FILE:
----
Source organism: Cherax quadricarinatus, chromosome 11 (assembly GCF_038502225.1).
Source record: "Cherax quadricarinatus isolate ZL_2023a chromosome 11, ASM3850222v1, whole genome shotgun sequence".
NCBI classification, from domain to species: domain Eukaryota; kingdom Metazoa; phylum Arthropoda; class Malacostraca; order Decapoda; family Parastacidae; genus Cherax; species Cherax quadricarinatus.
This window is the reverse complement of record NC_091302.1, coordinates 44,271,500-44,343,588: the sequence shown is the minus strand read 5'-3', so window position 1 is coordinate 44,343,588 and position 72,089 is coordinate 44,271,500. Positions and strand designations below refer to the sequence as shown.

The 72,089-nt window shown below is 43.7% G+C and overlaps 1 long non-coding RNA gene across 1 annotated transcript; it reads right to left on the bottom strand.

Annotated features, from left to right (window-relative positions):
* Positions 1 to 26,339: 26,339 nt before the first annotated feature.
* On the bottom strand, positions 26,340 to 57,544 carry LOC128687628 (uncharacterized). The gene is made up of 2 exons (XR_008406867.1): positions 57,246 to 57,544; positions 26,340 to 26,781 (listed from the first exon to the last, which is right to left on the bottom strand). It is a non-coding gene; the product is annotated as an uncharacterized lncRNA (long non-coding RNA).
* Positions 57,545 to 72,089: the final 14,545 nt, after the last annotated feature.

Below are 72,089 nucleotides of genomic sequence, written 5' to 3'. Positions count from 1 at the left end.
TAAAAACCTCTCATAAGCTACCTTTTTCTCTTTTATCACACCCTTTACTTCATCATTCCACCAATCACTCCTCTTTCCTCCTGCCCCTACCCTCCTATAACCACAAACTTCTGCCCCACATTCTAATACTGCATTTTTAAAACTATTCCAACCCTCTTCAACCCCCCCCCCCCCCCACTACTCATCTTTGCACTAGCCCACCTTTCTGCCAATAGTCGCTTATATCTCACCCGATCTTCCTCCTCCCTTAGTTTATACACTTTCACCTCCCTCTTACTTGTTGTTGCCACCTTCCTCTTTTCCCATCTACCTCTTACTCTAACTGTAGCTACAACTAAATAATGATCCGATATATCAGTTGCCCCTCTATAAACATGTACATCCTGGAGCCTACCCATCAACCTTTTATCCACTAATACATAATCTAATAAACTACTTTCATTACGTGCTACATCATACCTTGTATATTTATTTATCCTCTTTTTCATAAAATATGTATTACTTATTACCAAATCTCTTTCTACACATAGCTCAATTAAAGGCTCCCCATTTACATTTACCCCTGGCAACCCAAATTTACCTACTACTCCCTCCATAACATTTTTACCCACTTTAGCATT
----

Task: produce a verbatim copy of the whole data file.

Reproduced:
Source organism: Cherax quadricarinatus, chromosome 11 (assembly GCF_038502225.1).
Source record: "Cherax quadricarinatus isolate ZL_2023a chromosome 11, ASM3850222v1, whole genome shotgun sequence".
NCBI classification, from domain to species: domain Eukaryota; kingdom Metazoa; phylum Arthropoda; class Malacostraca; order Decapoda; family Parastacidae; genus Cherax; species Cherax quadricarinatus.
This window is the reverse complement of record NC_091302.1, coordinates 44,271,500-44,343,588: the sequence shown is the minus strand read 5'-3', so window position 1 is coordinate 44,343,588 and position 72,089 is coordinate 44,271,500. Positions and strand designations below refer to the sequence as shown.

The 72,089-nt window shown below is 43.7% G+C and overlaps 1 long non-coding RNA gene across 1 annotated transcript; it reads right to left on the bottom strand.

Annotated features, from left to right (window-relative positions):
* Positions 1 to 26,339: 26,339 nt before the first annotated feature.
* On the bottom strand, positions 26,340 to 57,544 carry LOC128687628 (uncharacterized). The gene is made up of 2 exons (XR_008406867.1): positions 57,246 to 57,544; positions 26,340 to 26,781 (listed from the first exon to the last, which is right to left on the bottom strand). It is a non-coding gene; the product is annotated as an uncharacterized lncRNA (long non-coding RNA).
* Positions 57,545 to 72,089: the final 14,545 nt, after the last annotated feature.

Below are 72,089 nucleotides of genomic sequence, written 5' to 3'. Positions count from 1 at the left end.
TAAAAACCTCTCATAAGCTACCTTTTTCTCTTTTATCACACCCTTTACTTCATCATTCCACCAATCACTCCTCTTTCCTCCTGCCCCTACCCTCCTATAACCACAAACTTCTGCCCCACATTCTAATACTGCATTTTTAAAACTATTCCAACCCTCTTCAACCCCCCCCCCCCCCCACTACTCATCTTTGCACTAGCCCACCTTTCTGCCAATAGTCGCTTATATCTCACCCGATCTTCCTCCTCCCTTAGTTTATACACTTTCACCTCCCTCTTACTTGTTGTTGCCACCTTCCTCTTTTCCCATCTACCTCTTACTCTAACTGTAGCTACAACTAAATAATGATCCGATATATCAGTTGCCCCTCTATAAACATGTACATCCTGGAGCCTACCCATCAACCTTTTATCCACTAATACATAATCTAATAAACTACTTTCATTACGTGCTACATCATACCTTGTATATTTATTTATCCTCTTTTTCATAAAATATGTATTACTTATTACCAAATCTCTTTCTACACATAGCTCAATTAAAGGCTCCCCATTTACATTTACCCCTGGCAACCCAAATTTACCTACTACTCCCTCCATAACATTTTTACCCACTTTAGCATT